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Angus, Geoff Hannis, John Sandham
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Original Post (Thread Starter)
by Huw
Using Healthcare Technology Management Tools to Improve Efficiency & Safety


Wednesday 18th November 2020 - 1pm

Rob Davies - ECRI

With increased pressure on healthcare organisations around the world to deliver a safer service more efficiently, it is now more important than ever to make the best use of the tools that are made available.

Knowing what technology you have is only the beginning, it is vital that it is available to use, is fit for purpose, can be easily located and people know how to use it and when it should be replaced.

This is information that everyone within the healthcare environment needs easy access to. Healthcare Technology Management is no longer a responsibility that is just dealt with in the basement with screwdrivers and soldering irons.

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by Huw
Using Healthcare Technology Management Tools to Improve Efficiency & Safety

Thanks to Rob Davies and ECRI.
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by Geoff Hannis
Geoff Hannis
I was interested in what Rob was saying about equipment connectivity. Perhaps honourable mention could also be made of the "Internet of Things" (you know, where the toaster and the 'fridge get to exchange jolly banter in their off-duty moments). We could also use terminology like "equipment feedback" and (perhaps better still) "condition monitoring". This last mentioned (condition monitoring) has been used in industry at large for many years; temperature sensors on critical bearings, for example - with signal cabling back to the Control Room (in factories, power stations, ships and what-have-you).

We have touched on this stuff here on the forum before. What data needs to be collected; what signals need to be fed back? Battery condition? PM due (by date, hours run etc.)? Error codes? ... ?

And what can the humble suction pump (for example) be expected to bring to the party, especially when compared with (again, for example) the haematology analyzer?

It would be interesting if we could hear from the biomed Illuminati about this issue. Can we come up with a rational approach across the board, or should each type of equipment be considered independently (syringe pumps -versus- patient monitors -versus- anaesthesia machines ... etc.) (I tend to this approach in my own mind); or should we simply let the manufacturers just get on with it (this being the most likely outcome anyway).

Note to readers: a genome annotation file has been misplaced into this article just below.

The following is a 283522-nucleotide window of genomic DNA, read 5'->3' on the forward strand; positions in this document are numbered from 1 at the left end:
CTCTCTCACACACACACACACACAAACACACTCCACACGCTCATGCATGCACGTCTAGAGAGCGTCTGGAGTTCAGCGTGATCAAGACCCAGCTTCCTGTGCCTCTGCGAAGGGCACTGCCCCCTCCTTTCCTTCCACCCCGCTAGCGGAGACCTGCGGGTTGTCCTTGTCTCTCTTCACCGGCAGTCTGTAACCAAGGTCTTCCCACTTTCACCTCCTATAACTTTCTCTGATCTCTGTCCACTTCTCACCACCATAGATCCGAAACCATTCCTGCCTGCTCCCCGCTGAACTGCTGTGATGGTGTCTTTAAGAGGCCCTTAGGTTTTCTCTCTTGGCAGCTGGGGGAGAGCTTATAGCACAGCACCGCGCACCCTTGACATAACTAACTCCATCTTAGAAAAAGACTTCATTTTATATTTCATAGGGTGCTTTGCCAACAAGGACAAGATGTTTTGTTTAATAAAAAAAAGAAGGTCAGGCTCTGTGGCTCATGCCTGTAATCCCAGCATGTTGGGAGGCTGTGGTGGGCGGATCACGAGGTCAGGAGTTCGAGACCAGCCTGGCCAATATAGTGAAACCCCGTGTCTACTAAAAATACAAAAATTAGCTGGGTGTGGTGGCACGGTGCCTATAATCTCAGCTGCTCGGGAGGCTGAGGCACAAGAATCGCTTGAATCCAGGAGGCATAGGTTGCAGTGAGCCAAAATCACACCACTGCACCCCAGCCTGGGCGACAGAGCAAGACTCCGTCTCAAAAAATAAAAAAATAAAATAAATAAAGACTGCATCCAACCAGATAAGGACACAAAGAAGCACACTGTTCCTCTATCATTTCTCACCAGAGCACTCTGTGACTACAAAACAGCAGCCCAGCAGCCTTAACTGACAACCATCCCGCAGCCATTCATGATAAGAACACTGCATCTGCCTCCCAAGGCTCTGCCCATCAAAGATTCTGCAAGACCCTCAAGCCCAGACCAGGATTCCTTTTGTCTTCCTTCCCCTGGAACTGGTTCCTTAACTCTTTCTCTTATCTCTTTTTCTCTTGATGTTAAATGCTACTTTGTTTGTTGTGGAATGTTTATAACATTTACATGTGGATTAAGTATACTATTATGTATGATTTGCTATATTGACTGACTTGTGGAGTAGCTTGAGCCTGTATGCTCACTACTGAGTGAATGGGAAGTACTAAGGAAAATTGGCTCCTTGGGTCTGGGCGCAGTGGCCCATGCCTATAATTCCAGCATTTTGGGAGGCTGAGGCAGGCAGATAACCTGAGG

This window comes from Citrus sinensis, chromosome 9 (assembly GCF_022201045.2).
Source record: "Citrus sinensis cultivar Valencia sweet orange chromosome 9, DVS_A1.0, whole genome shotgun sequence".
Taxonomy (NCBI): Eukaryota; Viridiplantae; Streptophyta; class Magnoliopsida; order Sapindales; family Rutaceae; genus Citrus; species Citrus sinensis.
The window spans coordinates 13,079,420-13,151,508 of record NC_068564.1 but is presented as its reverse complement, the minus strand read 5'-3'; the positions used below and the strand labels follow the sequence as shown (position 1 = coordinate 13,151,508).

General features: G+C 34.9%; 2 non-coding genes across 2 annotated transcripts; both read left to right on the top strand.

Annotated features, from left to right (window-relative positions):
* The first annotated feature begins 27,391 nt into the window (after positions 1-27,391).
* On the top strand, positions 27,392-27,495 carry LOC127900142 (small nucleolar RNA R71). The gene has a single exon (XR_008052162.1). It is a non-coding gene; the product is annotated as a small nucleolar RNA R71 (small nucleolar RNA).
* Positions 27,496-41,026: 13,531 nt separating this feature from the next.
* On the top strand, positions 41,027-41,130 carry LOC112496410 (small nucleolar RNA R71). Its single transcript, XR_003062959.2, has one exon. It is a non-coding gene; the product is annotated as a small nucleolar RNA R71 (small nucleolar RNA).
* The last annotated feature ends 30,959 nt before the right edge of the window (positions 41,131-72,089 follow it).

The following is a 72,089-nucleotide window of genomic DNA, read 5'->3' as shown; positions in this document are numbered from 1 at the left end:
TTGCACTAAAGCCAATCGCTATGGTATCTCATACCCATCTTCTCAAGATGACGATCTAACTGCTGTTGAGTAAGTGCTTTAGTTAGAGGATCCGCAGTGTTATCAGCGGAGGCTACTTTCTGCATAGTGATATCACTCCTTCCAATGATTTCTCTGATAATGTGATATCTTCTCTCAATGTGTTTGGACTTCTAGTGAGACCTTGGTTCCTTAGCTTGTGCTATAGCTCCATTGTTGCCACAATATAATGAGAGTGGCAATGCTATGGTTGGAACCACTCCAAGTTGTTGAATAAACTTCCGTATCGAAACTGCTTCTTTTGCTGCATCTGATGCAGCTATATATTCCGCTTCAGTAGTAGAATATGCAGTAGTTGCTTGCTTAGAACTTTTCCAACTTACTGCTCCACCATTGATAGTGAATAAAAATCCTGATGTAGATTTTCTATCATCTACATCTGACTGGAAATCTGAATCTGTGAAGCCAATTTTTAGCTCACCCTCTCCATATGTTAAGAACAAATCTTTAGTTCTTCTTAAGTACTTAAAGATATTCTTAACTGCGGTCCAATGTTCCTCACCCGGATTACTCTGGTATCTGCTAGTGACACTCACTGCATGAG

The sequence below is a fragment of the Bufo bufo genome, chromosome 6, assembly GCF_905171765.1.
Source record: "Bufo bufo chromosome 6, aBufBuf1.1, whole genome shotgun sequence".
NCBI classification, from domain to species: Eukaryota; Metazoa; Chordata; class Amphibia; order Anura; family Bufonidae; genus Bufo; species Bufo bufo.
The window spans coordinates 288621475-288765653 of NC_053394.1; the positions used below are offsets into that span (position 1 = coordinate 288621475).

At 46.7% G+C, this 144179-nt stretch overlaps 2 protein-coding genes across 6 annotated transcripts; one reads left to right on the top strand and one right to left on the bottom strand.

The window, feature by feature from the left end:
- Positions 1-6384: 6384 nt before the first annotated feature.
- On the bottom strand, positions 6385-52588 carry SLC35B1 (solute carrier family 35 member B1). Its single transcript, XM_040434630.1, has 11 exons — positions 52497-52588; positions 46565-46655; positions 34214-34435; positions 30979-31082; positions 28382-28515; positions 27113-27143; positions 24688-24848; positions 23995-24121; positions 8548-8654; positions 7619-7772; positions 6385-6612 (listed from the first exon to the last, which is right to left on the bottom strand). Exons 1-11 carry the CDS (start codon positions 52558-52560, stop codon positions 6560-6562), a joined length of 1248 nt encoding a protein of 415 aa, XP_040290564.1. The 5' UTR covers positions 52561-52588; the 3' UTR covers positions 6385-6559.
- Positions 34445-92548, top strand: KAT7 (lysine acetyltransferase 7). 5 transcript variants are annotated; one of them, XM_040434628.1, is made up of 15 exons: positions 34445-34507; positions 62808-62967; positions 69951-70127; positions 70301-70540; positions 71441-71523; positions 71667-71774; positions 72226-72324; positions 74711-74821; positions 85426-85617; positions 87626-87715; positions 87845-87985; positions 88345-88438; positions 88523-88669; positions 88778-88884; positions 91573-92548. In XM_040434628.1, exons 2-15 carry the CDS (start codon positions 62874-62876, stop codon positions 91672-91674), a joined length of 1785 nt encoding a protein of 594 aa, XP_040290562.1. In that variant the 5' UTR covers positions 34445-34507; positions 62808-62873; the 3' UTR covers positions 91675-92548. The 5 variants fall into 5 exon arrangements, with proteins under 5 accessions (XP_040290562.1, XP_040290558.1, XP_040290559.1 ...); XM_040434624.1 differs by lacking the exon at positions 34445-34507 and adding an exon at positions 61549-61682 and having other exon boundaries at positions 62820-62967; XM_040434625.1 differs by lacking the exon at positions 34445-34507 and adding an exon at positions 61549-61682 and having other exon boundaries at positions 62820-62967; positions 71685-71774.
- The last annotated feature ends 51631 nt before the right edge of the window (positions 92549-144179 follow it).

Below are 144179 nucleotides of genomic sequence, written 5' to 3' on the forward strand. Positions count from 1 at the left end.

Data can also usefully flow in the other direction, of course, as Rob mentions. Remote fault finding (already well-known in major imaging equipment), and "global" updating of software being two examples.

Standardization sounds like a good idea, but off-hand I cannot think of a single case where "official" standards (AAMI, ANSI, IEC, ISO and all the rest) has led the way. It has usually (always?) been industry that has blazed the trail of innovation. There are countless examples:- Centronics, RS-232, ISA, PCI, USB, indeed the IBM PC, Ethernet, Bluetooth, Wi-Fi ... even (my favourite) PP-3. Not "re-inventing the wheel", Rob ... but rather clever blokes (mainly) taking "genius" steps forward (aka innovation).

Lastly, let's hear it for the "basement dwellers". I'm sure I'm not the only one who only saw the sun when I emerged for chai and a well-earned falafel. But we were the custodians of equipment data even back then - even if it was only a box of equipment record cards (one for each item - but grouped for minor items) and another box (or if you were lucky, a set of Kardex file drawers) for job cards. Stock cards (for spare parts etc.) in the stores. The PM schedule was the calendar on the wall (a user department or two each month) - Pirelli preferred.

I might add that folk were talking about "coming out of the basement" (metaphorically at least) "coz we don't get no respect" at least 45 years ago. I never really saw all that as an issue, myself. "Turf wars" remain, however (demarcation issues with "Estates", facilities, IT and even Nursing); as I have mentioned on here a few times before my "answer" to all that remains having a Technical Services Director in every hospital with the Biomed (Clinical Engineer, if you insist) as the prime candidate for that position.

Finally, a word about ECRI. One of the good things about those happy years working overseas (mainly the Middle East, in my case) is that we came to hear about - and admire - ECRI. The famous "Health Devices" PM system; and the "Product Comparison System". Back then, I found nothing of that quality in the UK (and indeed rarely came across anyone who had even heard of ECRI).
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